silk

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English[edit]

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Etymology[edit]

Old English sioloc, seolc. The immediate source is uncertain; it probably reached English via the Baltic trade routes (cognates in Old Norse silki, Russian шёлк (šolk), obsolete Lithuanian zilkaĩ), all ultimately from Late Latin sēricus, from Latin sericus, from Ancient Greek σηρικός (sērikós), ultimately from an Oriental language (represented now by e.g. Chinese (, silk)). Compare Seres.

Pronunciation[edit]

Noun[edit]

silk (plural silks)

  1. (uncountable) A fine fiber excreted by the silkworm or other arthropod (such as a spider).
    The silk thread was barely visible.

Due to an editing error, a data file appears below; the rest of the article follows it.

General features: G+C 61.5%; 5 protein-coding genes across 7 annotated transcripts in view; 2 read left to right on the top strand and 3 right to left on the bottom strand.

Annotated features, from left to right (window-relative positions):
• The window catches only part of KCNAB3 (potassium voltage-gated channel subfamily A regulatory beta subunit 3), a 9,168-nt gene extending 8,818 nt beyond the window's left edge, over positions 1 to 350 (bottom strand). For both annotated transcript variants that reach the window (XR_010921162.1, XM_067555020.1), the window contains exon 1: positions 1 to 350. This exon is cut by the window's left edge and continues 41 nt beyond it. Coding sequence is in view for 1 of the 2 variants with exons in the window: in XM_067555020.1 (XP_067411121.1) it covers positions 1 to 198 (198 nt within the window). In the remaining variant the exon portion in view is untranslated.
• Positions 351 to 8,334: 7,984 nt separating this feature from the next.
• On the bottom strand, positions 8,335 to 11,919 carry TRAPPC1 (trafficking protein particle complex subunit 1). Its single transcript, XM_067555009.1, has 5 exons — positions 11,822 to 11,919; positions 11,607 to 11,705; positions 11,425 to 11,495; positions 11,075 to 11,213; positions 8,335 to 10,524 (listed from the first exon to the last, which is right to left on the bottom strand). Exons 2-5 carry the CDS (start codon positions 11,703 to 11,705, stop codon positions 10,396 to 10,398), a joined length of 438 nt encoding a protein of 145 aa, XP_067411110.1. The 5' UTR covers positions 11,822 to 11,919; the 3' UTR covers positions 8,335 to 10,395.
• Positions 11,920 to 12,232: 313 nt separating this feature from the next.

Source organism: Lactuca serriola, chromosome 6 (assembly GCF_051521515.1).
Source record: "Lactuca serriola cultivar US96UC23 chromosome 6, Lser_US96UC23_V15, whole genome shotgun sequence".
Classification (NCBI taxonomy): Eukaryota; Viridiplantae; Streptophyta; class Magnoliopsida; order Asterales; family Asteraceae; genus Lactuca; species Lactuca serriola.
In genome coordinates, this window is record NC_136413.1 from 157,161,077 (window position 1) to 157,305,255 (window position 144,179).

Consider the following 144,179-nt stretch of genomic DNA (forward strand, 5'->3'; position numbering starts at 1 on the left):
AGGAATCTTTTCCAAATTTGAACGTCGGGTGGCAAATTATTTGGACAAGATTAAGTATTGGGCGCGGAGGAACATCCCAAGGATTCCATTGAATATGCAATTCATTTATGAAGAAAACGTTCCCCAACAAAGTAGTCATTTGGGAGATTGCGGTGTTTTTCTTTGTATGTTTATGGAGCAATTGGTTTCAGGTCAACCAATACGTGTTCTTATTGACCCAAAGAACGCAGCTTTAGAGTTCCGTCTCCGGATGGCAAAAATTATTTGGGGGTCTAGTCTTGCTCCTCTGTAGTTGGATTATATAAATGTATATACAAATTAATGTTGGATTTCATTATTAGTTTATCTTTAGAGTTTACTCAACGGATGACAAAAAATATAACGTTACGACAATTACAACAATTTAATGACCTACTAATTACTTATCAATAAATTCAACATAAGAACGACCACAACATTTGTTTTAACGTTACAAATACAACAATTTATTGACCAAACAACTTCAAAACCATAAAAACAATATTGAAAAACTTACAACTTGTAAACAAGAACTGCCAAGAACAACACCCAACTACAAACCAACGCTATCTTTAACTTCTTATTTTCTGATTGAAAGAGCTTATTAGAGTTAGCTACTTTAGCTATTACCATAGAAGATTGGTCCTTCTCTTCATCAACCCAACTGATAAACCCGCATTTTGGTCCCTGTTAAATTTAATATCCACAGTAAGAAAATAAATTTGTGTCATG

2. (uncountable) A fine, soft cloth woven from silk fibers.
    I had a small square of silk, but it wasn't enough to make what I wanted.
  3. That which resembles silk, such as the filiform styles of the female flower of maize.
  4. The gown worn by a Senior (i.e. Queen's/King's) Counsel.
  5. (colloquial) A Senior (i.e. Queen's/King's) Counsel.

Derived terms[edit]

Translations[edit]

See also[edit]

Adjective[edit]

silk (not comparable)

  1. Made of silk.
    • 1907, Robert Chambers, chapter 1/2, The Younger Set[1]:
      It was flood-tide along Fifth Avenue ; […] ; pretty women glanced out from limousine and tonneau ; young men […], silk-hatted, frock-coated, the crooks of their walking sticks tucked up under their left arms, passed on the Park side.
  2. Looking like silk, silken.
    • 1963, Margery Allingham, chapter 2, The China Governess[2]:
      Now that she had rested and had fed from the luncheon tray Mrs. Broome had just removed, she had reverted to her normal gaiety.  She looked cool in a grey tailored cotton dress with a terracotta scarf and shoes and her hair a black silk helmet.

Anagrams[edit]